Saturday, January 26, 2019

Librarians Report Sexual Harassment by Library Patrons Here

Librarians may now report sexual harassment by library patrons via a secure and confidential email to  Security is provided by ProtonMail.  Confidentiality is provided by me.  I will then take your report, edit it for anonymity, then post it here for others to see.  When enough people see this as the big problem it is, only then will something be done.  It's why American Library Association's [ALA] Office for Intellectual Freedom [OIF] counts fake book "bans."  No one counts real incidents of sexual harassment of librarians caused by viewing of inappropriate material on library computers.

Be clear the purpose of this is to provide space to be heard anonymously on this topic.

I realize I have detractors who will be very vocal precisely to stop people from reporting on this topic.  The less is known the better for those who cause the problem in the first place.  So to email me you'll first have to get over the fake news about me.

Recently a prominent librarian trainer said about me, after I suggested he raise the issue of sexual harassment at the ALA Midwinter meeting #alamw19, that I was "a dumpster fire of a human being" and I have "shitty behavior because [I'm] a bad person."  "You don't care about the issues you raise. You only care giving your otherwise meaningless and pathetic life some kind of meaning."  This is the kind of headwind you'll have to set aside should you decide to contact me with your stories no one else will hear but for me.

Linda Zec
ALA certainly will not hear nor publish your stories.  The former leader of OIF, James LaRue, said it's "dubious" any librarians are ever sexually harassed, and the current acting director of OIF, Deborah Caldwell-Stone, Esq., said librarians have never been and never will be sexually harassed by library patrons viewing inappropriate material since such cases are so hard to prove.  See:
And that's exactly why ALA doesn't want to count the incidents or publicize them.  But I will.

I'll take your reports and publish them here at "Sexual Harassment of Librarians" for all to see, all while maintaining your security and confidentiality.  Publishing these stories will effect positive change.  On the other hand, ALA says, almost literally, "nothing to see here, move along."

"If you don't like it leave."
The same man who attacked me as indicated above also mocked my efforts to stop sexual harassment.  He said, "there are dozens of people working on those issues."  We all know that is false because the problem never ends.  Yes, a few raise the issue of sexual harassment of librarians by other librarians or in other contexts having nothing to do with patrons viewing unfiltered computers, but I am the only one who addresses the source: OIF pressuring libraries to provide unfiltered access.  The problem never stops precisely because no one talks about it and it's a job ender if you do.  Example:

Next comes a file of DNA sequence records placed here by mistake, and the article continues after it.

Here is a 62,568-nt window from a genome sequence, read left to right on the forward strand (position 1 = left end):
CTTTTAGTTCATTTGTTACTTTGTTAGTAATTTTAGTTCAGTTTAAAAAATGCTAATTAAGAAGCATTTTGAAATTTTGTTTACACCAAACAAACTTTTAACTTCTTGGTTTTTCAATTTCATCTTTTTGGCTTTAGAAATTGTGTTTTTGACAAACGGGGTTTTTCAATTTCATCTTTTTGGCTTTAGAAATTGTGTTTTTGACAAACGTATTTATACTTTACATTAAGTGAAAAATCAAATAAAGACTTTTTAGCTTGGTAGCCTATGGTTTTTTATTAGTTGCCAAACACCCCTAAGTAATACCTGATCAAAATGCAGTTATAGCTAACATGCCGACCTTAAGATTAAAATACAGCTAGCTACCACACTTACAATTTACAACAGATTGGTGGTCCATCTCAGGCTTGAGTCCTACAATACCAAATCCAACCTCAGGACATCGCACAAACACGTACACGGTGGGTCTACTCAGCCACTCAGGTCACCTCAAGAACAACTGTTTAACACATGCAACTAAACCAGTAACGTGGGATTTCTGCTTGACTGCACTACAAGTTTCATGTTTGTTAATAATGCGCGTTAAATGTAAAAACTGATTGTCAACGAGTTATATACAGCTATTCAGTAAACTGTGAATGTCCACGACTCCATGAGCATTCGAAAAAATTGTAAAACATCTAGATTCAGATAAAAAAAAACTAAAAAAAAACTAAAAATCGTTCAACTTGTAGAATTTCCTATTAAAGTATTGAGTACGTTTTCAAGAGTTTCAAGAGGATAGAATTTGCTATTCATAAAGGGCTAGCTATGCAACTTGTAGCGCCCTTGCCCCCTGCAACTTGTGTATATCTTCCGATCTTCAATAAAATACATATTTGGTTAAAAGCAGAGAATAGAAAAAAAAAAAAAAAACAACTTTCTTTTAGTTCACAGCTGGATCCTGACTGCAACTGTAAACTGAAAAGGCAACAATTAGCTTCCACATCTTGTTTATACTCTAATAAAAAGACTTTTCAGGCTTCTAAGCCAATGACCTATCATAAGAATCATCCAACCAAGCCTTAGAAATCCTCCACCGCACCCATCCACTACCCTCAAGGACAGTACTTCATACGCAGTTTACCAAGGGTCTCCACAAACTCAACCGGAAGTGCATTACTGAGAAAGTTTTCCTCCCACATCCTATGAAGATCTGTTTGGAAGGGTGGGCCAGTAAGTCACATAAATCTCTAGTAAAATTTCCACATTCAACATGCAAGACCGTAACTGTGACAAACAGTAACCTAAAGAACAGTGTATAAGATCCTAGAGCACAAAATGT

Several librarians have been told if they don't like working in a sexually hostile environment caused by unfiltered computers made possible by OIF policy guidance, then don't let the door hit them on the behind on the way out.  My first ever post on this publication four years ago to this month was about exactly one of those situations.  See and hear in her own words:
That library employee took eight years to get over her fear of her library director who followed OIF advice.  I'm hoping my secure/confidential platform will eliminate the fear completely.  (And it's my reporting solid evidence like that video that makes me so hated by those in OIF—and loved by librarians who support me silently.)

My coauthor Kevin DuJan and I are working on a research project documenting sexual harassment of librarians and what can be done to correct this problem.  Mr. DuJan is a gay researcher and author who studied the ALA's abuses and wrote about it in "SHUT UP!: The Bizarre War that One Public Library Waged Against the First Amendment," after he was attacked by the library for being a "fag" and so on because he exposed crime at a public library, which led to Linda Zec finally coming forward after eight years to describe her sexual harassment ordeal and how her management following OIF guidance treated her.

Librarians even attack other librarians (besides myself) who dare try to spread the word about the harm being done.  See:
So set aside the naysayers and I'll anonymously publish here what you send me at  It may even be used in our book.  Times up should mean times up, not let it slide because we're afraid of ALA OIF who tells us our patrons should be allowed unfiltered Internet access and working in a sexually hostile environment is just part of the job.

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